Indonesia: Separatists And Terrorists

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November 12, 2011: At the Freeport mine complex in Papua, the two month strike continues. Nearly 40 percent of the 23,000 workers are striking, most of them the lowest paid unskilled locals. The strikers are local Melanesians (culturally very different from the Malays who comprise most of the country's population). The gold/copper mine is the largest in the country and the single largest source of revenue for the government. The miners originally wanted a large (ten times or more) wage increase (to $17.50-$43 an hour). But most of the miners also want independence for Papua (the western half of New Guinea Island.) The violence is mainly about strikers preventing non-striking workers entering or to keep management from bringing in new workers. The strike has reduced mine output by 95 percent.

The strikers have reduced the demands to a pay raise of about twice what they are currently making. Many of the strikers are impatient, and the government is more inclined to agree to a doubling of pay for the lower-level Melanesian workers. The government fears that these militant workers will provide a source of more violent separatist rebels. The army wants to strike back harshly and on a large scale against the separatists. For this reason, soldiers are believed responsible for some of the "separatist" attacks. There has been some evidence to back this up. The Indonesian army has operated like this in the past.

Indonesia is determined not to lose Papua, the way they did nearby East Timor (also populated largely by Melanesians). Papua is much larger, and populated with a less-educated population with a more tribal culture. As Papuans gain more education and political skills, Indonesia will have more difficulty holding onto the place. At the moment, the government is trying to tag the separatists as violent. But the evidence for this is often murky, and the Indonesians security forces have often carried out secret attacks and tried to blame them on someone else.

The army is receiving $15.5 billion over the next three years to replace old weapons and equipment. The army expects to get a lot for their money by purchasing Cold War surplus gear from Europe and America. Many countries, especially in Asia and South America, have used this approach and are satisfied with the results. This reassures some critics who note that the Indonesian Navy purchased most the ships of the former East German navy after the Cold War ended. But the Russian type ships did not do well in Indonesia, and made Indonesians wary of Cold War leftovers.

While Islamic terrorist activity has been largely suppressed throughout Indonesia over the last few years, military intelligence analysts still can detect a lot of enthusiasm for Islamic radicalism. Studies have revealed that nearly one percent of the population leans that way (1.8 million out of 246 million). The pro-terror Indonesians tend to be concentrated in a few parts of the country (like Aceh, the westernmost province and the only one to use Islamic law.) The government has managed to neutralize a lot of Islamic terrorist activity by mobilizing more moderate Moslem organizations to work against the radicals. Indonesia always had a less violent form of Islam, one which was actually hostile to the more radical forms imported from the Arab world. Once the Islamic radicals were tagged as foreign, and violent, they lost any possibility of widespread support, and found themselves facing an often hostile population.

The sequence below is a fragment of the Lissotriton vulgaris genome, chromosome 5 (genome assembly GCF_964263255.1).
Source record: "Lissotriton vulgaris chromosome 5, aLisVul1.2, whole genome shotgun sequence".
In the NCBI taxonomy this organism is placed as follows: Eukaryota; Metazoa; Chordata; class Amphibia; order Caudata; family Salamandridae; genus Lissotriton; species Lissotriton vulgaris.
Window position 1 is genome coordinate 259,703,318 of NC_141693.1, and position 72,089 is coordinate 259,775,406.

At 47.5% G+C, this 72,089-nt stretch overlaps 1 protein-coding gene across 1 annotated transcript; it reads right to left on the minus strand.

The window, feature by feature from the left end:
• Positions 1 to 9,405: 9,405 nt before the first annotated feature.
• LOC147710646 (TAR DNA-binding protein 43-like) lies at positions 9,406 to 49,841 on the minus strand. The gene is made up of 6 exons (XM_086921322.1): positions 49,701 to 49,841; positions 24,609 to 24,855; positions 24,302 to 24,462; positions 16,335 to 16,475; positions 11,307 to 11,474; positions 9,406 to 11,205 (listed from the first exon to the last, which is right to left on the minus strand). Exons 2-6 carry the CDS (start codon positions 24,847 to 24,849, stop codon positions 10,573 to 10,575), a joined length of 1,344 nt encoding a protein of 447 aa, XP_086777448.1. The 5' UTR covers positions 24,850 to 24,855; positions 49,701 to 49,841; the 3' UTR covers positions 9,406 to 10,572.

November 7, 2011: In Papua, police in the Freeport mine complex were fired on, and one officer was wounded.

October 25, 2011: In Papua, a security patrol around the Freeport mine complex was fired on. There were no injuries.

October 24, 2011: In Papua, three employees of the Freeport mine complex were shot by unknown persons (believed to be militant strikers or Melanesian separatists). Elsewhere in Papua a local police chief was shot dead, apparently by two more separatists, but it is unclear.

October 20, 2011: Outside the provincial capital of Papua, a separatist demonstration (over 5,000 people) was broken up with gunfire by the police. At least five people were killed, and over twenty were arrested.

October 17, 2011:  Police arrested an Islamic terrorist leader (Yadi Al Hasan), who belonged to JAT (Jemaah Ansharut Tauhid). Hasan was responsible for organizing several terror attacks this year.

October 15, 2011: At the Freeport mine in Papua, three security personnel were shot dead, three others were wounded.

 

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